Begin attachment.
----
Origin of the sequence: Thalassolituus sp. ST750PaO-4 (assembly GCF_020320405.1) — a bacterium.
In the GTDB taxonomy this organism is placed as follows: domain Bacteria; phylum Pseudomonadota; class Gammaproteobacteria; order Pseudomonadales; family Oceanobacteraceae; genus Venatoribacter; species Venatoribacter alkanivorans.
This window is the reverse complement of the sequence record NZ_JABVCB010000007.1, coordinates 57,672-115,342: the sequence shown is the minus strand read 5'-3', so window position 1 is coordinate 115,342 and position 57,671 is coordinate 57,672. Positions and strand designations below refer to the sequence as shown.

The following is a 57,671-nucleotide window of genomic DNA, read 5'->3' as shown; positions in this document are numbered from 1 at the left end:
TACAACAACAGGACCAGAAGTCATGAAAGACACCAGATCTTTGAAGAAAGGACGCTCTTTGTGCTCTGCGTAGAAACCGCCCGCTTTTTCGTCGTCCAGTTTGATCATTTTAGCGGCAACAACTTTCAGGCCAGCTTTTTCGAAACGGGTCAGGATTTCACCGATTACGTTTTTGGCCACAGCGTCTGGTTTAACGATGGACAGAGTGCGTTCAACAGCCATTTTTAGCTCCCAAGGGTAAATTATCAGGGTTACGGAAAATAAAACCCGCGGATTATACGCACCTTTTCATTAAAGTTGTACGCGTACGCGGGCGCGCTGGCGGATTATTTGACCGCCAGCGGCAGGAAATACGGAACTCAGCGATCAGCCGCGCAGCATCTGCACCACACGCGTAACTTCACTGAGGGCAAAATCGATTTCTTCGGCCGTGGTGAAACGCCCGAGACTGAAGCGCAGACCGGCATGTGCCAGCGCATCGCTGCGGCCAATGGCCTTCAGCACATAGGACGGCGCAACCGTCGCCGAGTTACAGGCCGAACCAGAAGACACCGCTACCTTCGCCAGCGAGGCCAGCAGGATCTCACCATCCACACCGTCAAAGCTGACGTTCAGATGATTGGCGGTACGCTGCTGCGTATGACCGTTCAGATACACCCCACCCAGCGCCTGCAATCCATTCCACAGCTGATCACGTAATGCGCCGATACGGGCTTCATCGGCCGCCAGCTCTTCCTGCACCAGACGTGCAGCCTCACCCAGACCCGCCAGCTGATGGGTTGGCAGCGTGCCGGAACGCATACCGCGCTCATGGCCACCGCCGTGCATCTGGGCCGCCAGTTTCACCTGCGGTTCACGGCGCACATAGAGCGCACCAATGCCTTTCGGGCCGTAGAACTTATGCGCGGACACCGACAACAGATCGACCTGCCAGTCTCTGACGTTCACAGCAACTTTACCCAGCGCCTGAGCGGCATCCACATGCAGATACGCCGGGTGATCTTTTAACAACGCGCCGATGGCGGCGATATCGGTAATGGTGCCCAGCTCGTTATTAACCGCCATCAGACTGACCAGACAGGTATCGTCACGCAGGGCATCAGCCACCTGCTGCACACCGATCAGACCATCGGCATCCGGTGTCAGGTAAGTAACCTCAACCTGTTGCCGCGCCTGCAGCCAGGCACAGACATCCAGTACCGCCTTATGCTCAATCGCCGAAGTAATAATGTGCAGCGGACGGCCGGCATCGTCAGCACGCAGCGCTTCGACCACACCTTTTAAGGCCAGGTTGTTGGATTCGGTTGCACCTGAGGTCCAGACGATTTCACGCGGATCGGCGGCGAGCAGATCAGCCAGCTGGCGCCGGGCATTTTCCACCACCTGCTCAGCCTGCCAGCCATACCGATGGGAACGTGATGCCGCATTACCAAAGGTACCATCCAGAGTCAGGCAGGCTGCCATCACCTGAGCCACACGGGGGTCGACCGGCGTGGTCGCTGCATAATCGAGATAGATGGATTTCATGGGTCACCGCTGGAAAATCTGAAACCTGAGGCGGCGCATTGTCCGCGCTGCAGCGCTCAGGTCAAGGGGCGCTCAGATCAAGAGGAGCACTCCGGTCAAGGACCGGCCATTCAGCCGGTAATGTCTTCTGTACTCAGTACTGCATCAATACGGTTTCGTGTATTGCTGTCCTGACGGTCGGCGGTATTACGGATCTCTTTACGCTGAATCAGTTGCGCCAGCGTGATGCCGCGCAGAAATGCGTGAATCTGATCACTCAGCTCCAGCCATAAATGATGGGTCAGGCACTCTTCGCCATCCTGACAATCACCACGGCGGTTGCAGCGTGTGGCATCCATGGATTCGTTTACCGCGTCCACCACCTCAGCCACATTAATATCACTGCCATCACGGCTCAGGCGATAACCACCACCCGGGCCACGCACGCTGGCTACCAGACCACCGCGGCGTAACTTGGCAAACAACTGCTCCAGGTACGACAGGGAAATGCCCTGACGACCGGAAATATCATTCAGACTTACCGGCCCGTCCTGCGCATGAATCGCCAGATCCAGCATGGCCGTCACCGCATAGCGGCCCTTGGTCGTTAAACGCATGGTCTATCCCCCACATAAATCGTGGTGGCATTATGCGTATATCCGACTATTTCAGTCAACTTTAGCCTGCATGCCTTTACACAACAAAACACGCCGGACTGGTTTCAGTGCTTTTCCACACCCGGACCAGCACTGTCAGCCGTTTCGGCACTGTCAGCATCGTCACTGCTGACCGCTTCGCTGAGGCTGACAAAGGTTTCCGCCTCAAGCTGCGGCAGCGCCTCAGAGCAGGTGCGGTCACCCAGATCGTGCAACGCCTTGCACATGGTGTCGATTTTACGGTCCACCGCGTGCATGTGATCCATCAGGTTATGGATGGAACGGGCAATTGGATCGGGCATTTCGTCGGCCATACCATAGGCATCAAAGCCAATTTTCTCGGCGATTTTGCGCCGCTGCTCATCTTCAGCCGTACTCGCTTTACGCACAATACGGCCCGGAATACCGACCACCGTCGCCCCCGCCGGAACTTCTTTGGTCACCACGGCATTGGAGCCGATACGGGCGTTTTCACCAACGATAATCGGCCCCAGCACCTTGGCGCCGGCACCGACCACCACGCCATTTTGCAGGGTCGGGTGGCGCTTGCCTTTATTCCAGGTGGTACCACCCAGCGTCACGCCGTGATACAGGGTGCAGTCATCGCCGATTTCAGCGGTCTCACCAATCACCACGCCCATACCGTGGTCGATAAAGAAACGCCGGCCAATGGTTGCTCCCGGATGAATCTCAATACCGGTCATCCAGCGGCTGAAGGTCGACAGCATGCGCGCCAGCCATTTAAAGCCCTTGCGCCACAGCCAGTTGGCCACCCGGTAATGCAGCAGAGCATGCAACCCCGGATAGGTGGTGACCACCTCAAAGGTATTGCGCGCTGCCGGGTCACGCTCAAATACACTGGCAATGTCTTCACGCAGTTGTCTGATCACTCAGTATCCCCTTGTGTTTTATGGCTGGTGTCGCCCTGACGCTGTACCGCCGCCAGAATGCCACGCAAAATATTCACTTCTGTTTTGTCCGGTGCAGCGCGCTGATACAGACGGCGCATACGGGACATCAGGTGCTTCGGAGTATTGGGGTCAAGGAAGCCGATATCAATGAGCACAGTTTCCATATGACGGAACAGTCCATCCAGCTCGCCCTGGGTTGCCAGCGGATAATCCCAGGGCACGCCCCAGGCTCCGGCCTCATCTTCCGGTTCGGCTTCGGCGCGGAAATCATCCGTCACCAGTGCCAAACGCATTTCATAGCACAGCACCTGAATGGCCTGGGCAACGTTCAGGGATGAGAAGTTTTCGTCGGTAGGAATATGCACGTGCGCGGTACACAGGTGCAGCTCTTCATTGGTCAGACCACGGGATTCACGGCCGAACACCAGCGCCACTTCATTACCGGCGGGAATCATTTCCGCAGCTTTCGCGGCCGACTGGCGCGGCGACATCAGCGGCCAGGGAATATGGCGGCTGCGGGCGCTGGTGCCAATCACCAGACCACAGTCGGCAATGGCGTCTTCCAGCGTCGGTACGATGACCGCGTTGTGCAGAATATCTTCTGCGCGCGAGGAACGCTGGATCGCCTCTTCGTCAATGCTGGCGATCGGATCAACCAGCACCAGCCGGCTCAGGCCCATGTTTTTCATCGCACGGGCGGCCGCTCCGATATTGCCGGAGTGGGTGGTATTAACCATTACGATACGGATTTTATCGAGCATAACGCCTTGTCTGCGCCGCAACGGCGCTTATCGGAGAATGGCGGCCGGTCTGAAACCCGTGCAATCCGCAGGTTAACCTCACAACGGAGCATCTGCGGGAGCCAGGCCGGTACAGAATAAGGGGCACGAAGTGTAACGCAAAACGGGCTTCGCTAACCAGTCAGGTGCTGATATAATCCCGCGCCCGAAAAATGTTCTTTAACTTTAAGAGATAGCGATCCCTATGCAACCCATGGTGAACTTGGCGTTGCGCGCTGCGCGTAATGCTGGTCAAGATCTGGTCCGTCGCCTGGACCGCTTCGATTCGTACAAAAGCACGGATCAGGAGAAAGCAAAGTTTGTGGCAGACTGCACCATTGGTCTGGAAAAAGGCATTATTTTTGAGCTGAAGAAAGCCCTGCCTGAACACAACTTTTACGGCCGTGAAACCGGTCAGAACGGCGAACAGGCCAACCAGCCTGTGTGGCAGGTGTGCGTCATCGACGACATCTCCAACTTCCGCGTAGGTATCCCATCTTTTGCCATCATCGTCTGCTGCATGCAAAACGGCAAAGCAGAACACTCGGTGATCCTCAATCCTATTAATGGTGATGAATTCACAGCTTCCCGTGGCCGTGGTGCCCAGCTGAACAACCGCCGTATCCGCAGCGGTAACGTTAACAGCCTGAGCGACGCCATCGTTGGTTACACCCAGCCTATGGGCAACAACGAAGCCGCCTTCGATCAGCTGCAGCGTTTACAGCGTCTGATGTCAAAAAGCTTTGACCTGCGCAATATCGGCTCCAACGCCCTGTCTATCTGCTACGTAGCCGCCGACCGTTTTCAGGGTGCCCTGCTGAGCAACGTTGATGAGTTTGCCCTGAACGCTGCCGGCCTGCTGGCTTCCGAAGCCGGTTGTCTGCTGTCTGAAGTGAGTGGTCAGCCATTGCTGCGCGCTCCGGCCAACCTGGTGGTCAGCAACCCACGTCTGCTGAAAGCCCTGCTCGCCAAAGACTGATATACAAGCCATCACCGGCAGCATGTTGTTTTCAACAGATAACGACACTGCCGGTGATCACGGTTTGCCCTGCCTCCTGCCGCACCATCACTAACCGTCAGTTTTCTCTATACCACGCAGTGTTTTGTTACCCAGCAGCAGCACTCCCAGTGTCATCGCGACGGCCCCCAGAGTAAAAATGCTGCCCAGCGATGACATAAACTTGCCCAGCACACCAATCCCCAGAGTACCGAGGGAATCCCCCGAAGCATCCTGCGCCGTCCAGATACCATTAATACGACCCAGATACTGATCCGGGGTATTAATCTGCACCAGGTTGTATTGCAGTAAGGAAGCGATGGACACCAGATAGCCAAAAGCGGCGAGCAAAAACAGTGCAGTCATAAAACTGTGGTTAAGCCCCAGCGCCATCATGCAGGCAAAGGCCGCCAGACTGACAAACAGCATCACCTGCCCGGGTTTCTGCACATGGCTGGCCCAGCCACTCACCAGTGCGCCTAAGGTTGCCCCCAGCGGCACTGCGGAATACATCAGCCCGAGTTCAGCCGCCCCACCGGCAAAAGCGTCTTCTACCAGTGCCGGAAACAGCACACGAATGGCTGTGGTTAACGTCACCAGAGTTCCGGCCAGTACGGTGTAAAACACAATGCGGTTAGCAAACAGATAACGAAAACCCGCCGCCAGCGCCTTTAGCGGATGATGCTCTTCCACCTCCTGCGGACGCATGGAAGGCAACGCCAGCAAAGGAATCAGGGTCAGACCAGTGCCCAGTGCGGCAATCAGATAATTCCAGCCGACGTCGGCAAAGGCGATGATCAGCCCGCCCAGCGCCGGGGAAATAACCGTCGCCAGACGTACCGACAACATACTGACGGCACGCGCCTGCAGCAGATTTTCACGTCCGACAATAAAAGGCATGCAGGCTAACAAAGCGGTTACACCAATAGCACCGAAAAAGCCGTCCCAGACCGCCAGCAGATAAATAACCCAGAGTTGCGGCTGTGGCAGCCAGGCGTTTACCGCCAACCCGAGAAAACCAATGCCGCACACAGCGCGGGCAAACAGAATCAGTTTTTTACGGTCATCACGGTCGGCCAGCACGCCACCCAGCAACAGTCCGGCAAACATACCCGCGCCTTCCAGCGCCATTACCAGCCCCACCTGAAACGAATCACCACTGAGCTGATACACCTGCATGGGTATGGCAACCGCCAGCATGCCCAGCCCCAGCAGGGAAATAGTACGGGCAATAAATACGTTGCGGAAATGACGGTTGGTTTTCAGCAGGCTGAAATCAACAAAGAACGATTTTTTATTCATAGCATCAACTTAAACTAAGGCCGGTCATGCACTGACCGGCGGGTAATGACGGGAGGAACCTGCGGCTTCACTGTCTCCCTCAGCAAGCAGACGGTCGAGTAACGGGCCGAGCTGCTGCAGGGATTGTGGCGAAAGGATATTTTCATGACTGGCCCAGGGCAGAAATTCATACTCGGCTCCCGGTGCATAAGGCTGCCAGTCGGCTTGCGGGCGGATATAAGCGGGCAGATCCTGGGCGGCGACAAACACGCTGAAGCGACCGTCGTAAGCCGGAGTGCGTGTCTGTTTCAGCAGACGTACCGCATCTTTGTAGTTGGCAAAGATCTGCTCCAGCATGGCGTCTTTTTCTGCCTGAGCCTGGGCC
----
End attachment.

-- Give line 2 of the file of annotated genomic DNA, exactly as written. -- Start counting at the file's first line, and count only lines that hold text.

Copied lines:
In the GTDB taxonomy this organism is placed as follows: domain Bacteria; phylum Pseudomonadota; class Gammaproteobacteria; order Pseudomonadales; family Oceanobacteraceae; genus Venatoribacter; species Venatoribacter alkanivorans.